It’s My Job: John Carter

John Carter ’88

Mechanical Engineering

CEO of Noah Basketball

Why did you come to Auburn? I came to Auburn because of the engineering school. I didn’t grow up an Auburn fan, but everyone said if you’re going to study engineering, you need to go to Auburn. 

Describe your Auburn experience. My time at Auburn was great. My favorite professor was Dr. David Dyer. He was just such a down-to-earth guy and had a heavy southern accent. He was a good teach, a really smart guy. I did my senior project under him. But I really had great professors all around. Dr. Dyer just stands out. My son wound up doing his senior project under Dr. Dyer, too. That was kind of neat. 

Tell us about NOAH Basketball. We help teams shoot the basketball better. We help them make better basketball decisions. We help high school teams and college teams, and we help over half of the NBA teams. We have a system that diagnoses exactly what a player needs to work on to be a better shooter. We assist professional teams in the evaluation of players in pre-draft workouts. We can evaluate their shooting prowess through our technology. We use a model that can actually predict their upside. If you have a trajectory problem — if you’re too flat — which is pretty common, we’ve corrected that for players a thousand times. We can predict what their percentage would be if they were shooting with a more optimal trajectory. There were some major technological breakthroughs about three years ago that just completely changed our business.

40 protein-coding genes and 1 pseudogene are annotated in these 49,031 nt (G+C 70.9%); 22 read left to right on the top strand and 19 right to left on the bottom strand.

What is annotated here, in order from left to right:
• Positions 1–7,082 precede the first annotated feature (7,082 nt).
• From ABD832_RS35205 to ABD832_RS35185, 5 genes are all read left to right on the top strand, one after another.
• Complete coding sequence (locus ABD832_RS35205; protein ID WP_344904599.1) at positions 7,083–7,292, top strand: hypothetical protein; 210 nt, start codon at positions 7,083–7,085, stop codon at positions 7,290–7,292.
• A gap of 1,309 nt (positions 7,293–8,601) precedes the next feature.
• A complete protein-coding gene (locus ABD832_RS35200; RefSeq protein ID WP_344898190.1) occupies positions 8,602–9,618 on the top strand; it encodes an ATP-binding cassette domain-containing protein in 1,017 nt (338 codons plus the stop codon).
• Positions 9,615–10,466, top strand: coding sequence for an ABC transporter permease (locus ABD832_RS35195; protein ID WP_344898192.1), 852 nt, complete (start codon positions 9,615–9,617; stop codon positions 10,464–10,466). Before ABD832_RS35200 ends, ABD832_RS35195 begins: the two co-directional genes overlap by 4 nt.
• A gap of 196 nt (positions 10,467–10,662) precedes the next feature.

Can you talk a little about how the technology works? We use a combination of cameras and depth sensors that we install in these facilities. We can not only track the ball, but we use facial recognition to detect and tag the statistics to the correct player. 

How do players respond to that kind of correction? Ten years ago, not very well. But today it’s a really good response. There’s been this massive movement toward analytics and the “Moneyball” type stuff. Also, more players trust technology now. If a computer tells them they shoot flat, they’ll believe it, whereas they might not if it’s a coach. We’ve helped a lot of players at the pro level, but I can’t talk much about their data. One player I can talk about is Anthony Tolliver of the Portland Trailblazers. We helped him dramatically improve his three-point shot. He was a little flat, but after using our technology he wound up setting the three-point shooting percentage record for the Pistons two years ago. 

What’s a day in the office like? A good day is a day in the gym. I visit a lot of NBA teams, a lot of NCAA teams. I visit a lot of our customers on a regular basis, so a day in the life might be delivering on the challenge to make their teams better. As for day in the life actually in the office? Research, development meetings, financial meetings. With a small company, you have to do everything. 

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